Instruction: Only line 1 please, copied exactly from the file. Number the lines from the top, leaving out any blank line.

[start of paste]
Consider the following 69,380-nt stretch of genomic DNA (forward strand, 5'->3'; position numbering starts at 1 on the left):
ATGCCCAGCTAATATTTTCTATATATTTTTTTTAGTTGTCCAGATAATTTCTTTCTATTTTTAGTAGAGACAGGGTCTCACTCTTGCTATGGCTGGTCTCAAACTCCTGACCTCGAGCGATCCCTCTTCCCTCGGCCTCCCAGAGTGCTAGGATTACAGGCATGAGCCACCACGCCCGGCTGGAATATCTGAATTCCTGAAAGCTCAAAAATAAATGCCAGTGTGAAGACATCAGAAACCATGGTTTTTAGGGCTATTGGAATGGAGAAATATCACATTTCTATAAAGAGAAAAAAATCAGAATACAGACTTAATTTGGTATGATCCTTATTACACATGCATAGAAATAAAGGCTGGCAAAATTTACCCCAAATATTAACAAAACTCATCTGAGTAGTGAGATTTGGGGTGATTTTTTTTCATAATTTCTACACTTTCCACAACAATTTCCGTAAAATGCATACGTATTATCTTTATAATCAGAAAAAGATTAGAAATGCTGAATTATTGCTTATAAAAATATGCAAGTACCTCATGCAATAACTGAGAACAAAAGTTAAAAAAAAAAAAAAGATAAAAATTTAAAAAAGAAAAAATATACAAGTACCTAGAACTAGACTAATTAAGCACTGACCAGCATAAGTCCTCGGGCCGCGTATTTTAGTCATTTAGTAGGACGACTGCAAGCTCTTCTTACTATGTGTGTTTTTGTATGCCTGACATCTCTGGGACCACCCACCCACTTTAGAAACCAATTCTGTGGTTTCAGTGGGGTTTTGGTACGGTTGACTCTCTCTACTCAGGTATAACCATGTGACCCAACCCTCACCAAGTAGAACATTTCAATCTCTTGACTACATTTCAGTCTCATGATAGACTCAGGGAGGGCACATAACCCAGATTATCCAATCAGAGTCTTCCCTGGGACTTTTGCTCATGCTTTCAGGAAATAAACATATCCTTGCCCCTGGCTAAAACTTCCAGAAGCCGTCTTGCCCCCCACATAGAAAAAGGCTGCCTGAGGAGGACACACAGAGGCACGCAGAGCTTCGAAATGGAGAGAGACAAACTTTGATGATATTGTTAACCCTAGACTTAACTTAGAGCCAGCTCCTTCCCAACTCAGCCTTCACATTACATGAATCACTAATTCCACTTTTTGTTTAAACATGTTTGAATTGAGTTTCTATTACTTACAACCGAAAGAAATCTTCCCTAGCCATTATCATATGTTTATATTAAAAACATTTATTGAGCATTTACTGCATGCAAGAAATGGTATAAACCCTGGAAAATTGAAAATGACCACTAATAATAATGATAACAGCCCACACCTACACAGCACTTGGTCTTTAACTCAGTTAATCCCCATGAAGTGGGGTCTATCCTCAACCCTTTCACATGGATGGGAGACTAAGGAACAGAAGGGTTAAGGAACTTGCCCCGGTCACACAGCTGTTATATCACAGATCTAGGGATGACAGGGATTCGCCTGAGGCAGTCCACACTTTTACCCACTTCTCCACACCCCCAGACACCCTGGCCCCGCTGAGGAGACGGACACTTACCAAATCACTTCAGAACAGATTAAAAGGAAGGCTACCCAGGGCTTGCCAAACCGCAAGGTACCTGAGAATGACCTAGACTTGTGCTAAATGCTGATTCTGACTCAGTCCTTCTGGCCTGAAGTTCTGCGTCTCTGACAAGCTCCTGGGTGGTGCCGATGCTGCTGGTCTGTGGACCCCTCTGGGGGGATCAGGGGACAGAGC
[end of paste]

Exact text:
Consider the following 69,380-nt stretch of genomic DNA (forward strand, 5'->3'; position numbering starts at 1 on the left):